Finally, Elena Saricu Todica (see below) and Florentina Costea presented Anveatsã Armãneashti, an online platform for learning Aromanian that was developed over the course of a bigger project on Aromanian teaching materials. While originally a language variety of the Balkans, Aromanians now live in countries all over the world, including Greece, Romania, Australia, and the United States of America. In 2015/16, Elena and Florentina received the funds to create Anveatsã Armãneashti – marking the first time that any digital tools for learning and teaching Aromanian were made available online. The reason why they opted for a web-based application was sustainability; they wanted the tool to be freely available to the public even after the completion of the original project. There are three main target groups of learners: kids from 6-8, kids from 9-13, and teenagers and adults. The first mask of the platform is in English and is structured similarly to Duolingo, allowing for simple vocabulary translation and grammar exercises. The second mask is “in lingua”, so it requires learners to already speak some Aromanian to complete the exercises. And the third mask is a database of Aromanian documents specifically designed to be used as teaching material or as self-study exercises and theory lessons for advanced learners. One of the challenges when learning and teaching Aromanian is that there are (at least) two main schools of thoughts on how Aromanian should be written.
You can find the Aromanian learning platform here (http://app.dixionline.net/AnveatsaArmaneashti/lectii.php), and you can contact Elena and Florentina via E-mail at email@example.com and firstname.lastname@example.org.
An interesting point of discussion was raised by Heather Souter, one of the workshop participants, who asked how the project’s language data is being protected. She clarified that in the linguistic community of North America, data sovereignty is a big issue because large corporations (e.g. META) have scraped data from websites even if it was prohibited. This has resulted in instances where language data was used to produce language models that “said” things that would not have come from the communities themselves and were even, at times, considered culturally and spiritually inappropriate. Yash replied that, as far as we know, big companies are not currently targeting endangered language communities – at least not in Europe, and at least not right now – which is also why they are not included in OpenAI, ChatGPT, etc. It is certainly a point to keep in mind.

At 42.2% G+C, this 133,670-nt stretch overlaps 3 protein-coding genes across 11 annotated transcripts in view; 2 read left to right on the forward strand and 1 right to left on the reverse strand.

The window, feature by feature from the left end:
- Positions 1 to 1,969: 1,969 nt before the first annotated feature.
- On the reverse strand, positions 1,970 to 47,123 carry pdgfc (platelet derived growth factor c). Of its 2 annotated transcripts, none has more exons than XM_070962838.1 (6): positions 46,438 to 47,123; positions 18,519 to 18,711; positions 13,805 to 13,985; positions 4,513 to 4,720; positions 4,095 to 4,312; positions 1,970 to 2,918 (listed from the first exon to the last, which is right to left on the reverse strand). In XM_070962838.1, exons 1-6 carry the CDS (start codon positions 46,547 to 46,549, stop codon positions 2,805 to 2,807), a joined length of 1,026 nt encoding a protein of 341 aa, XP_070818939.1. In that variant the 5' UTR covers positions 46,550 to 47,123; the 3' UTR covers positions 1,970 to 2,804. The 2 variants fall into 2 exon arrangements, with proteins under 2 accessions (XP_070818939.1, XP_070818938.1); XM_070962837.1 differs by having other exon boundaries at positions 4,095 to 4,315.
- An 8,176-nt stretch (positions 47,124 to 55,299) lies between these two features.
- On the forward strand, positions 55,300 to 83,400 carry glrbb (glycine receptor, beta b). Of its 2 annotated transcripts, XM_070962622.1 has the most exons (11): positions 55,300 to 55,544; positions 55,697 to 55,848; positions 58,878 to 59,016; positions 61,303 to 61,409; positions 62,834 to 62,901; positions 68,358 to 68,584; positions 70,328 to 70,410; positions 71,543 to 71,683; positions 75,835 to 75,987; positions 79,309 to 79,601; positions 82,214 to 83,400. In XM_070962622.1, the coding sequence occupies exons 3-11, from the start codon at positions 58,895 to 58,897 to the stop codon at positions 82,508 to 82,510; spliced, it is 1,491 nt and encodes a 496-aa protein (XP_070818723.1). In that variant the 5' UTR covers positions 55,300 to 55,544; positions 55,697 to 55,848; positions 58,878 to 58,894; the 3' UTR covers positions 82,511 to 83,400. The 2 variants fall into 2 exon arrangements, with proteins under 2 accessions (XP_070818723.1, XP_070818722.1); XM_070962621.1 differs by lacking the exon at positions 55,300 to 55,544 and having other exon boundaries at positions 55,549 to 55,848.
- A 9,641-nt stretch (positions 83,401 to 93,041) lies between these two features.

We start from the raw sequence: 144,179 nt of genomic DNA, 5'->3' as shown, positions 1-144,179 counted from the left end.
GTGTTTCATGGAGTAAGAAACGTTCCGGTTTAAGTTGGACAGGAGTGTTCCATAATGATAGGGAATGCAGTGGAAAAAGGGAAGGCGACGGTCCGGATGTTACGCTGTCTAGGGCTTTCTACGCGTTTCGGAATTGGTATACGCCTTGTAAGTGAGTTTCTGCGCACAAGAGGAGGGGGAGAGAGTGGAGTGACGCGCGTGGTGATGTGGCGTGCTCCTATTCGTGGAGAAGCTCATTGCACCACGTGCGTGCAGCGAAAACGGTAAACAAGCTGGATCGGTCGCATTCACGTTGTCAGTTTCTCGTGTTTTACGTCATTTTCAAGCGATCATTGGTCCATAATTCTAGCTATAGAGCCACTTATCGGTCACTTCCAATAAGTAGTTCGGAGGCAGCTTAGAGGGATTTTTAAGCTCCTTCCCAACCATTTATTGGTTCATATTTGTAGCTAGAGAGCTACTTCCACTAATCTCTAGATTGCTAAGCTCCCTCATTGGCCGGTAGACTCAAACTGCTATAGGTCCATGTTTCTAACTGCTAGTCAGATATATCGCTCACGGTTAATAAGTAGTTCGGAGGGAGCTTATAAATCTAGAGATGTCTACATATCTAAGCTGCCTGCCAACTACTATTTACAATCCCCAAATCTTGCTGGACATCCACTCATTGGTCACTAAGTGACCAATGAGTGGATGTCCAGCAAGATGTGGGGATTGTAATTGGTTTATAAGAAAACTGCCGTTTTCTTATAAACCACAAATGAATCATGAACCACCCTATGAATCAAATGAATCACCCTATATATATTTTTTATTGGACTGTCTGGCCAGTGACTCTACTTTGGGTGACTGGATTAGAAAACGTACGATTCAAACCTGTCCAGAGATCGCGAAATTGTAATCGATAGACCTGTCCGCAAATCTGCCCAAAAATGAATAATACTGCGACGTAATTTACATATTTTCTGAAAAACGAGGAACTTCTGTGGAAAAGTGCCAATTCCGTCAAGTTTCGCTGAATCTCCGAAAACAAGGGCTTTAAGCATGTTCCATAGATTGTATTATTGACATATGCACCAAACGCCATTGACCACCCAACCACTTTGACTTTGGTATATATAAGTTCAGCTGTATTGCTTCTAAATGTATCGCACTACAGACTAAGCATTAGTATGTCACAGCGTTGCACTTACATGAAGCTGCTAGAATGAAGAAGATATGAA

What were the main findings of the workshops?
After the presentations, participants could choose and switch between four workshops running in parallel: one by each of the presenters (Rising Voices, Fóra de Mapa, and Anveatsã Armãneashti) and one by Marie-Therese Sauer on the Linguistic Atlas that is currently being developed by MINDS & SPARKS. In order to make all findings accessible to everyone, we took notes in each of the workshops, which you can find below.
*the slides move on their own and you can stop the movement by hovering over your chosen slide with your mouse
We were delighted to see that close to 100 participants were interested in learning more about digital tools and how they can benefit minoritised language groups – and we were especially happy that people from all over the world and with all kinds of linguistic interests joined our workshop. When we asked which language varieties participants were most interested in, we received a diverse bounty of replies, including “Euskera”, “Quechua”, “Japanese”, “Ahamb (Vanuatu)”, “Cornish Sign Language”, “Brezhoneg” and “Manobo”.
We would like to thank everyone who left a “thank you” in their language variety in our final survey (which you can find inside the speech bubble on the header picture) and would also like to extend a special thank you to the World Federation of the Deaf (WFD). Their two interpreters were excellent, and although we wish that we could have spared them the trouble, their concentration in the face of occasional technical difficulties was truly impressive to behold.
What did we learn?
We take the feedback you provided in our final survey very seriously. With an average rating of 9/10 stars, we were grateful to hear that the workshop seems to have been useful and interesting for most of you. Your feedback also told us that you would have liked longer workshop sessions and a clearer explanation of which group of participants (academics/activists/general public/…) each workshop was designed for – we will try to incorporate these points in our next workshop. Thank you for sharing your thoughts.
Unfortunately, we learned a little too late that only “pinning” the sign language interpreters’ videos next to the presenters is not enough to make them show up on our Webex recording. We will make sure that they are visible in the recording of our next workshop.
How can I help?
The easiest way to contribute to RISE UP is to subscribe to and interact with our Social Media channels – on YouTube (https://www.youtube.com/channel/UC62uAM8YpJg1KObytMpO8Zw), LinkedIn (https://www.linkedin.com/in/rise-up-horizon-europe/), Twitter/X (https://twitter.com/RISEUP_HE), and Instagram (https://www.instagram.com/riseup_eu/). You can also stay up-to-date with our projects by following the hashtag #RiseUpEU.
If you would like to be even more involved, we would be happy to add you to our list of Community Contacts. Just let us know by writing a mail to email@example.com and tell us about your interests, background, and thoughts on the project.
Author: Marie-Therese Sauer
#RiseUpEU, Rising Voices, Fóra de Mapa, Anveatsã Armãneashti, workshop, digital tools, minoritised languages, digital language activism, minority language podcasts, language learning platforms